Peace talks AP 2.9.2010
Hillary Clinton, George Mitchell, Benjamin Netanyahu and Mahmoud Abbas at talks in Washington D.C., September 2, 2010. Photo by AP
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Ofer Vaknin
IDF Chief of Staff Gabi Ashkenazi speaking at an event for wounded soldiers in June, 2010 Photo by Ofer Vaknin

Representatives of Israel, the United States and the Palestinian Authority met in New York on Tuesday in a last-ditch effort to end the impasse over construction in the settlements that jeopardizes the future of the direct talks between Israel and the Palestinians. The parties appeared to have reached a dead end over the past two days, and the atmosphere ahead of the tripartite meeting was very tense.

Israel Defense Forces Chief of Staff Gabi Ashkenazi told the Knesset Foreign Affairs and Defense Committee on Tuesday that if the talks run aground it could ignite violence in the West Bank. He stressed, however, that there is no expectation of a reprise of the second intifada that began in late September of 2000 after the collapse of the Camp David talks.

According to IDF assessments, any disturbances would likely involve mainly demonstrations and clashes with soldiers, rather than terror attacks against civilians.

Both sides are entrenched in their positions on the construction freeze. Prime Minister Benjamin Netanyahu is determined not to extend the 10-month suspension of building in Jewish settlements on the West Bank beyond Sunday, when it is due to expire. Palestinian Authority President Mahmoud Abbas, meanwhile, says the Palestinians will quit talks if construction resumes.

The parties had hoped to reach a compromise Tuesday that would at least allow a meeting between Netanyahu and Abbas early next week, possibly in the United States. Netanyahu's envoy in the peace process, Isaac Molho, and negotiator Daniel Taub from the Foreign Ministry represented Israel at the meeting. Saeb Erekat, who heads the Palestinian negotiating team, represented the PA. Special U.S. Middle East envoy George Mitchell and Washington officials also attended.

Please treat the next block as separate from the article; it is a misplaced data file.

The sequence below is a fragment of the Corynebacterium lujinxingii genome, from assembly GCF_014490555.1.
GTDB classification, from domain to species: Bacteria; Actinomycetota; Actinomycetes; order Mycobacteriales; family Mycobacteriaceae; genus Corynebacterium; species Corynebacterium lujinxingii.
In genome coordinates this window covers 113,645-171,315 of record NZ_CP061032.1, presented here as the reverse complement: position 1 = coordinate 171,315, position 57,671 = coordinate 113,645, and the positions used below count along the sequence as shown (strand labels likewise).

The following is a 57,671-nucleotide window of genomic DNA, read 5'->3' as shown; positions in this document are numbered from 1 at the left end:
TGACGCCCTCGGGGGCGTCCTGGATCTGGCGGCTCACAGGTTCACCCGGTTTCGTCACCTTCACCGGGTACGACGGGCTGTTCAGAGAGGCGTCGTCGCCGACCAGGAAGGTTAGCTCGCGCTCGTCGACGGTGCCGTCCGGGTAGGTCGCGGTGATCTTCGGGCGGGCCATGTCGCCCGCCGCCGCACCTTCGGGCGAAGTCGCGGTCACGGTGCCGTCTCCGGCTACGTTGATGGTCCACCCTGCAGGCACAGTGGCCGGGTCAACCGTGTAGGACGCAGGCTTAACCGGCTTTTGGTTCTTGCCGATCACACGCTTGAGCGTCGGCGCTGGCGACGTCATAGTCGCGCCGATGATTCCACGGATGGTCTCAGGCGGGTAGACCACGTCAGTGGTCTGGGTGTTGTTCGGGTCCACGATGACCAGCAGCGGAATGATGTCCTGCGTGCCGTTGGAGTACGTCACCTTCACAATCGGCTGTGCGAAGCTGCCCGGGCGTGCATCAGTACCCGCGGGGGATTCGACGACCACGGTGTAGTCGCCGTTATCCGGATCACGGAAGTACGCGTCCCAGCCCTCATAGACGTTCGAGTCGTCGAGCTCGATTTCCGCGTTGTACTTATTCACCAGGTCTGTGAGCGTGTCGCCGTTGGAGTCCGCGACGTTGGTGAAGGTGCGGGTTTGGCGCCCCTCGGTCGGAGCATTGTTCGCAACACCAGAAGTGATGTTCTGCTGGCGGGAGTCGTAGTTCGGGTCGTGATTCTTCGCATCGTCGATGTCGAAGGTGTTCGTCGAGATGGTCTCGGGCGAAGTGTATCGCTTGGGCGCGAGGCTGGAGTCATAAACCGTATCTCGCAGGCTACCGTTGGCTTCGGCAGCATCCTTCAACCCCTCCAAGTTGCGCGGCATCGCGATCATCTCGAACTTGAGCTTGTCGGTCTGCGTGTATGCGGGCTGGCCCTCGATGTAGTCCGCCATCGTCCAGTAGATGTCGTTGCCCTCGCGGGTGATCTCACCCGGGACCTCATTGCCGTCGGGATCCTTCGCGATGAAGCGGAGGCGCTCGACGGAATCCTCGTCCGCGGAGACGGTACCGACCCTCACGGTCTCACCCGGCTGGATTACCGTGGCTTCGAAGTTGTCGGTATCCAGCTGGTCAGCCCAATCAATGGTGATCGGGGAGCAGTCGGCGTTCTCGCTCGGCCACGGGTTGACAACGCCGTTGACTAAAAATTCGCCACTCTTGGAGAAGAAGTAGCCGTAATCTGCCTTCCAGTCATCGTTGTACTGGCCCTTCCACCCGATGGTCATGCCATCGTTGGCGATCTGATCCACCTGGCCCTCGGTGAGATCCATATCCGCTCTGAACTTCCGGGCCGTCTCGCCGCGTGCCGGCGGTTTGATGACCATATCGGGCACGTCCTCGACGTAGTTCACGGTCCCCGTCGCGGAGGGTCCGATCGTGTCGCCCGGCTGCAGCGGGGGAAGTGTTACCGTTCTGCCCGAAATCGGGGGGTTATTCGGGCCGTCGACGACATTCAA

Three formulas for ending the impasse have been proposed, but none is acceptable to both Israel and the Palestinians. The first, proposed by the Palestinians, would extend the freeze for three months, during which the negotiators would hold intensive talks on the issues of borders and security. The idea is that once the border issue is hammered out a decision can be made on where construction can continue and where it cannot. Israel rejects this proposal.

It is suggesting that the freeze not be extended, officially. Instead, Israel would in fact limit construction, permitting building to resume mainly in the large settlement blocs and only to accommodate natural increase. The Palestinians oppose this idea.

The third proposal comes from the Egyptians. It envisions no official extension of the freeze, with no public announcement from Israel on the matter, and a promise from Netanyahu of a "silent freeze" of several more months. Israel has given this the thumbs-down.

According to an anonymous Israeli source who is close to the negotiations, "the sense in the U.S. administration is that the talks may crash in the coming days."

Also yesterday, a meeting of donor states to the PA ended abruptly over a disagreement between PA Prime Minister Salam Fayyad and Israeli Deputy Foreign Minister Danny Ayalon.

Ayalon said Fayyad refused to accept a declaration using the formula "two states for two peoples," agreeing only to the original wording of "two states." The press conference scheduled to take place after the meeting was also canceled.

The joint declaration of the conference was also expected to include for the first time a clear call for an end to the flotilla initiatives to the Gaza Strip.